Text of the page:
Arab Spring Break
Credit: Courtesy Chris Jeon
In early September, Jeon was dropped at the gates of an oil refinery. He could tell that the front lines were close. Pickup trucks mounted with rocket launchers streamed out of the complex, heading west. Tripoli had fallen, but Qaddafi was still at large and unbowed. On the radio that day, he vowed to fight a "long, drawn-out war."

Qaddafi's loyalists had concentrated their firepower in the central coastal region, near his hometown of Sirte. For the revolution to succeed, Qaddafi had to be killed or arrested, and many believed that he was hiding in Sirte, the city the rebels were now pushing toward.

As they rolled out of the refinery, each truck blasted a different song: Tupac bled into high-pitched Arabic music followed by the Scorpions. The men onboard wore green camo with red-checkered kaffiyehs over their faces. One of the trucks stopped, and a young rebel stuck his head out of the window.

"Jackie Chan!" he shouted at Jeon and swung the back door open.

"Holy shit, this is really happening," Jeon thought as he squeezed in among the men, the RPGs, and the AK-47s. Nobody asked who he was or why he was there. They just handed him a grenade, some earplugs, and a cigarette. He was glad he had practiced smoking.

Twenty minutes later, they stopped on the side of the road, where a clump of pickups stood in the open desert. Suddenly, a shell landed nearby and sent a huge plume of dirt into the air. The rebels in Jeon's car leaped out of the cab, returning fire with the .50-caliber machine gun mounted on the bed of their truck. Others fired cannons and launched rockets. There was no coordination. Everybody just let loose with every weapon they had, aiming in the general direction of the incoming fire. This was way crazier than anything he'd seen on YouTube.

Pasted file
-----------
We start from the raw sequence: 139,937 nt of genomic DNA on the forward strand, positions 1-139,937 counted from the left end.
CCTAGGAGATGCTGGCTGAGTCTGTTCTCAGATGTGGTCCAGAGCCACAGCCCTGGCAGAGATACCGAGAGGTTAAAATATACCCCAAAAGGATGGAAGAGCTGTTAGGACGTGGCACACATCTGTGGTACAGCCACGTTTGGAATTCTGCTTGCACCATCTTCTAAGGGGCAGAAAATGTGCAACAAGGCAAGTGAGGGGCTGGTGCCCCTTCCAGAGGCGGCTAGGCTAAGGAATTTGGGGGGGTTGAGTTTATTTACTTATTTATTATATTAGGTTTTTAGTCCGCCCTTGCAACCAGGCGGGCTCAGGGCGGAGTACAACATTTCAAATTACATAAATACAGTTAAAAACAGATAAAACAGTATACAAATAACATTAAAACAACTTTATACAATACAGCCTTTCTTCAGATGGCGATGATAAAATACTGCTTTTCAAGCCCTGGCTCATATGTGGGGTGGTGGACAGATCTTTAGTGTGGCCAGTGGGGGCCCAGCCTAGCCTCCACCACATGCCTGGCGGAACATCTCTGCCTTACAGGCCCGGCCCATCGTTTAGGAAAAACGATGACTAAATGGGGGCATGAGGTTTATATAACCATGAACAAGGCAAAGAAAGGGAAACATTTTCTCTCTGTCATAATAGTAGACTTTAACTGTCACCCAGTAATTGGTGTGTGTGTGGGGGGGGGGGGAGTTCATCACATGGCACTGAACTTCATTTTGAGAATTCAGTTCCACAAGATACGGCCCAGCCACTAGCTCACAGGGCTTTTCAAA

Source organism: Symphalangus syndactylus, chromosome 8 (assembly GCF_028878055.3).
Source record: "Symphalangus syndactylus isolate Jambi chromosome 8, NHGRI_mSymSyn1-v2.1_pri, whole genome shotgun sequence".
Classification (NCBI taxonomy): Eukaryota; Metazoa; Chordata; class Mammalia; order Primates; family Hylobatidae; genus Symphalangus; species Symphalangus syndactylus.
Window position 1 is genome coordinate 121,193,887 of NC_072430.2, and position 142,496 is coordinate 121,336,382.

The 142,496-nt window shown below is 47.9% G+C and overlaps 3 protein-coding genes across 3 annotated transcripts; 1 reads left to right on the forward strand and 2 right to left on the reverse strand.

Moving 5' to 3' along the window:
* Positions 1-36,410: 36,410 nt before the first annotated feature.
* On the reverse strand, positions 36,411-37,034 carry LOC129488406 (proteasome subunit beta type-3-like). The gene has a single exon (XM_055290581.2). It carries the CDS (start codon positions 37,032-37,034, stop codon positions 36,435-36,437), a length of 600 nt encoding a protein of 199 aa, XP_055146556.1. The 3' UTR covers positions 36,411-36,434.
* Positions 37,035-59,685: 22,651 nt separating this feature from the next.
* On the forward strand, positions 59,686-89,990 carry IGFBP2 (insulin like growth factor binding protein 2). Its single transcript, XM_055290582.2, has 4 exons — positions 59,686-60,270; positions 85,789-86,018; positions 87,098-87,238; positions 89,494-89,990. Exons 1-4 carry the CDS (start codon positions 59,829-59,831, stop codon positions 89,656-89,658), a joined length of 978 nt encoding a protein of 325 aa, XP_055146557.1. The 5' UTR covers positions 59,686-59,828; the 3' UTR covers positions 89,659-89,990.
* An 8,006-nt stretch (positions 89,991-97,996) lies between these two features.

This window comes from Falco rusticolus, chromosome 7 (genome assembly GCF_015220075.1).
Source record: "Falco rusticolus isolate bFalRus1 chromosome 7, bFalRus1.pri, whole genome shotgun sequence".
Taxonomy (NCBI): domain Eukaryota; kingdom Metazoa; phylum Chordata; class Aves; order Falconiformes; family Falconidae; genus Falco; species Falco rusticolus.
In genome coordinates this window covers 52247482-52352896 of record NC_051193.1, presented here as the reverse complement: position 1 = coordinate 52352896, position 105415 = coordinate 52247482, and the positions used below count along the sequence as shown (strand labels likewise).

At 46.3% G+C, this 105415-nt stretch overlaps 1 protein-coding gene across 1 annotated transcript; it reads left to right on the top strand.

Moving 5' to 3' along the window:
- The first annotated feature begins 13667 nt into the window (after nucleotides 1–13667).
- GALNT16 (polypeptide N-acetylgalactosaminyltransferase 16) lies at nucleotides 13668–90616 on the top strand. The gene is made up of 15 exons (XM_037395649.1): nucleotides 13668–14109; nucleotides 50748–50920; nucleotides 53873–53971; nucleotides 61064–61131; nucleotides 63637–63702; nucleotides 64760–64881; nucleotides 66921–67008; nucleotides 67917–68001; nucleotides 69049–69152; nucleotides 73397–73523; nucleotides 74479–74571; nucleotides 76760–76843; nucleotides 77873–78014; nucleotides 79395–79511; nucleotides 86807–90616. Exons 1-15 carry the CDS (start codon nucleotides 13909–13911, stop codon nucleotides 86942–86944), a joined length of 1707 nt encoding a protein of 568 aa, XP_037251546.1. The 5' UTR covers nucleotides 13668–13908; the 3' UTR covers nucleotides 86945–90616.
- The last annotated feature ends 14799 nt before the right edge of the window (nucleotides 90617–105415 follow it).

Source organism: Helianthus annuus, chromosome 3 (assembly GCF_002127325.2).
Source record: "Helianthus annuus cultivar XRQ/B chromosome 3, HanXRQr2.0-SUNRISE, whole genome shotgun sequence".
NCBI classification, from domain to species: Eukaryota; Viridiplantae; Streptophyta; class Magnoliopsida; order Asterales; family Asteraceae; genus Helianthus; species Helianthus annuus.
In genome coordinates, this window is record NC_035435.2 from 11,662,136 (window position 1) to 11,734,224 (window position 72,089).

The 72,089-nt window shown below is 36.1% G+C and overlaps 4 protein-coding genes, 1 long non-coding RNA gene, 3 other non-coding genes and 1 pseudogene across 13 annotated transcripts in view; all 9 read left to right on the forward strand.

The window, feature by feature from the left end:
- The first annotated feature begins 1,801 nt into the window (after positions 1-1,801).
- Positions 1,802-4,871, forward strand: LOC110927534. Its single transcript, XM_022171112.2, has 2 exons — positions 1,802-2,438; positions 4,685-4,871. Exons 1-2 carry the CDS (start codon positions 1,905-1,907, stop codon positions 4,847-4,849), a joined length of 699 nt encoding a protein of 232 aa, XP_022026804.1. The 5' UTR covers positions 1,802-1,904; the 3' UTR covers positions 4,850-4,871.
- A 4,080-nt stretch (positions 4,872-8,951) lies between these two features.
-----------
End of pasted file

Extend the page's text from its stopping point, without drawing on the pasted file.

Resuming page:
Shells rained down around them. The rebels panicked, scrambling to get into their vehicles. As they sped away, one of the rebels put his hand on Jeon's chest and felt his heart thudding heavily. Everybody glanced at Jeon and laughed. He looked terrified.

"Where you stay?" the rebel asked.

"Nowhere," Jeon replied.

"No problem," he said. "You stay with us tonight."

Back at the oil refinery, the rebels had commandeered a newly built two-story town house. There were a half-dozen men sleeping in each room. Two members of the battalion had been killed by a rocket that day, so some floor space had opened up. In the living room, Jeon sat on the ground and introduced himself, but the rebels didn't like his name. Chris was too short and didn't sound Libyan.

"We give you new name," announced Mohammed, an 18-year-old from Benghazi.

Shouting broke out as the rebels debated Jeon's new name. Finally, Commander Absalam, the group leader, held up his hand and pointed at Jeon.

"Chris no more," Absalam said solemnly. "Now you are Ahmed Mugrabi Saidi Barga."

The rebels cheered. The name was a mash-up of all the tribal names represented in the room. They would call him Ahmed.